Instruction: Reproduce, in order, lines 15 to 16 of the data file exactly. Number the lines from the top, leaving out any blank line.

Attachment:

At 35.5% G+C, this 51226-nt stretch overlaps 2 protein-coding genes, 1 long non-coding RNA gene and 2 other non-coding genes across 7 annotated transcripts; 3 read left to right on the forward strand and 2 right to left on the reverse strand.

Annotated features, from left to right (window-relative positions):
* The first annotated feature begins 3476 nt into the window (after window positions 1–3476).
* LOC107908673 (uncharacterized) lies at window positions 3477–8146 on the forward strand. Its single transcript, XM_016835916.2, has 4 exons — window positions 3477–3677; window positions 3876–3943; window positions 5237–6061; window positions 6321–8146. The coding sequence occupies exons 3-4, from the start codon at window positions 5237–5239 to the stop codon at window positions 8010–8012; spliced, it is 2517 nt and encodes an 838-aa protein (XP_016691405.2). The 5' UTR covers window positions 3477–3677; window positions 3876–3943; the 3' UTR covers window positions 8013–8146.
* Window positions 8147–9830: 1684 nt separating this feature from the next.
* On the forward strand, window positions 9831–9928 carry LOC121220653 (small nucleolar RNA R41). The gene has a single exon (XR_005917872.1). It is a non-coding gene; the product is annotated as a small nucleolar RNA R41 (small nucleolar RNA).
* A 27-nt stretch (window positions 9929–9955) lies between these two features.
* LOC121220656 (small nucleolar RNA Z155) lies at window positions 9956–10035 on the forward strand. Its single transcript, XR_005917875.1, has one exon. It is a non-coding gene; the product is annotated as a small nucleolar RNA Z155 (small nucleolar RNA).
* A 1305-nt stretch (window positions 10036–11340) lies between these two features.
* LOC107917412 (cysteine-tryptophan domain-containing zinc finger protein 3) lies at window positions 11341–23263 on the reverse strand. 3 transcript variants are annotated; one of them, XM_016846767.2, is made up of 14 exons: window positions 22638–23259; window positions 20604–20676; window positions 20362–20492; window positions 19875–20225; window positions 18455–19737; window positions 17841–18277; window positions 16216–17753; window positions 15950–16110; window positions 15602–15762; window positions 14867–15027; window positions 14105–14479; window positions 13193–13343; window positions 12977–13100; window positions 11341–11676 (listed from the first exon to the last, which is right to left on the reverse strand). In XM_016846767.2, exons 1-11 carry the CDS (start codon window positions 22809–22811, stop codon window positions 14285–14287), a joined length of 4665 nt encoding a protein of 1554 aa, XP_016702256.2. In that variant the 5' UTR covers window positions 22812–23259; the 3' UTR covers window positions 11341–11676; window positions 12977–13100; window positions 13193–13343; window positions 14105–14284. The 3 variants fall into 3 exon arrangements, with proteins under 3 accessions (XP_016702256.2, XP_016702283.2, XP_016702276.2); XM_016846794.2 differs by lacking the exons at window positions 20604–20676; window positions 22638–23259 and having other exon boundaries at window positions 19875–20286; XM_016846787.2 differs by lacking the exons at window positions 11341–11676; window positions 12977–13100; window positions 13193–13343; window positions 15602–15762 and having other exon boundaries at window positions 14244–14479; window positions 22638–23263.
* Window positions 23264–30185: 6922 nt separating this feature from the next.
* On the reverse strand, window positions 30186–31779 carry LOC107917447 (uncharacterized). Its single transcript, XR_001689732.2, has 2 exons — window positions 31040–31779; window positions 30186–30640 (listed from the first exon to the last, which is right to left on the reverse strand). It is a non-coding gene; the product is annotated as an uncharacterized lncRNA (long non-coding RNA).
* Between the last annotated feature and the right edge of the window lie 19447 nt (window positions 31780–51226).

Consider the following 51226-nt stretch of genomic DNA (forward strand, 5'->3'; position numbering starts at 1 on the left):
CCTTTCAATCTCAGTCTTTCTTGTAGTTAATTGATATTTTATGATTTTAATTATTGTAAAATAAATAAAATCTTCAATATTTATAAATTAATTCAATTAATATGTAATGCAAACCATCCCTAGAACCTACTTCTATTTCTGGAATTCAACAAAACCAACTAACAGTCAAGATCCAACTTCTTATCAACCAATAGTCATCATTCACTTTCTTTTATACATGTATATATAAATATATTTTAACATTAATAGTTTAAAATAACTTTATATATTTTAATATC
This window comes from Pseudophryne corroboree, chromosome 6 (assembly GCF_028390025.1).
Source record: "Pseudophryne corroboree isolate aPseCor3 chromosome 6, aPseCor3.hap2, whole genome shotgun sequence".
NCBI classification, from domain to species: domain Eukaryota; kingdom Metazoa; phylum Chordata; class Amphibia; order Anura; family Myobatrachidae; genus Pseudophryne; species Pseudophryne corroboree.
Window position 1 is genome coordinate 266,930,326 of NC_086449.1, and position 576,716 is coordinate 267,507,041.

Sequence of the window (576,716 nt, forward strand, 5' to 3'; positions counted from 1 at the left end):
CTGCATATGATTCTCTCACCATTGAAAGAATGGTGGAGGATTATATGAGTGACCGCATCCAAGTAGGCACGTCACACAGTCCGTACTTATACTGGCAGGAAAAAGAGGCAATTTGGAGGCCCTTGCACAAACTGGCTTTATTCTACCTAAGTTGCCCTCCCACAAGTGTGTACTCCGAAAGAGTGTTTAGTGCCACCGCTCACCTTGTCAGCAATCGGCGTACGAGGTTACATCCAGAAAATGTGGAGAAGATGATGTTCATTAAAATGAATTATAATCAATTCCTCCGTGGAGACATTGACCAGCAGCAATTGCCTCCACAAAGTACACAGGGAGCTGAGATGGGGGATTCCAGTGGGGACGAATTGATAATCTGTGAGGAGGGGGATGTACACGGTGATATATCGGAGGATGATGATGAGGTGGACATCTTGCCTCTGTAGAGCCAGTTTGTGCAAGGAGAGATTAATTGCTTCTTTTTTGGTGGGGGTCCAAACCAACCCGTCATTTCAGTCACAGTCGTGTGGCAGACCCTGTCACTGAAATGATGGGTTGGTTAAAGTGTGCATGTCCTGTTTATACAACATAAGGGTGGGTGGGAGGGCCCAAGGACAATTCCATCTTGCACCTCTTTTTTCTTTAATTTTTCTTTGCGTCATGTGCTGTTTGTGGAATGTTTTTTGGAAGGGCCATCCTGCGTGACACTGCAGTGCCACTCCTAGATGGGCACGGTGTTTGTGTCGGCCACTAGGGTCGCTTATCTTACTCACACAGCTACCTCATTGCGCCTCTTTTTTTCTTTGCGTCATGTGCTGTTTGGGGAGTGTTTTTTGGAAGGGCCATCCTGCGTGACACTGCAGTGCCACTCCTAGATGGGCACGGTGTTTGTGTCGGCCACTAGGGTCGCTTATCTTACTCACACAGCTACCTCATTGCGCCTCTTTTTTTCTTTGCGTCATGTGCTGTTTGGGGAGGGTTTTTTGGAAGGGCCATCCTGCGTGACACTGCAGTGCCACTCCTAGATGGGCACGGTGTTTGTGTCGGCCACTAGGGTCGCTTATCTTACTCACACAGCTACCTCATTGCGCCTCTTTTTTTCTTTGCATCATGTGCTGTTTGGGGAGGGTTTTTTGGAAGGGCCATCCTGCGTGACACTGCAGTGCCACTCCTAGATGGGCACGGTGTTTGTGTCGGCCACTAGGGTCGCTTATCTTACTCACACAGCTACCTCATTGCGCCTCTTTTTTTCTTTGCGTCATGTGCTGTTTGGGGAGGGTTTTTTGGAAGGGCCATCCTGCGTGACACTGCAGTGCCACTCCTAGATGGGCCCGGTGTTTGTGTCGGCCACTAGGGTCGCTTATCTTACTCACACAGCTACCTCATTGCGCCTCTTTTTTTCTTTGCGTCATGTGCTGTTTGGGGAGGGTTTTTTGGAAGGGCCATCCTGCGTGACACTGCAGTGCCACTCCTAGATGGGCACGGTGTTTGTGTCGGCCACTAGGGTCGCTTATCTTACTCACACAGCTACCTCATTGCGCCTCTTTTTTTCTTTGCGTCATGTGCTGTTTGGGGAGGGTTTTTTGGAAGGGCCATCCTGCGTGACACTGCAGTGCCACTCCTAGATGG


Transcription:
CCTTTCAATCTCAGTCTTTCTTGTAGTTAATTGATATTTTATGATTTTAATTATTGTAAAATAAATAAAATCTTCAATATTTATAAATTAATTCAATTAATATGTAATGCAAACCATCCCTAGAACCTACTTCTATTTCTGGAATTCAACAAAACCAACTAACAGTCAAGATCCAACTTCTTATCAACCAATAGTCATCATTCACTTTCTTTTATACATGTATATATAAATATATTTTAACATTAATAGTTTAAAATAACTTTATATATTTTAATATC
This window comes from Pseudophryne corroboree, chromosome 6 (assembly GCF_028390025.1).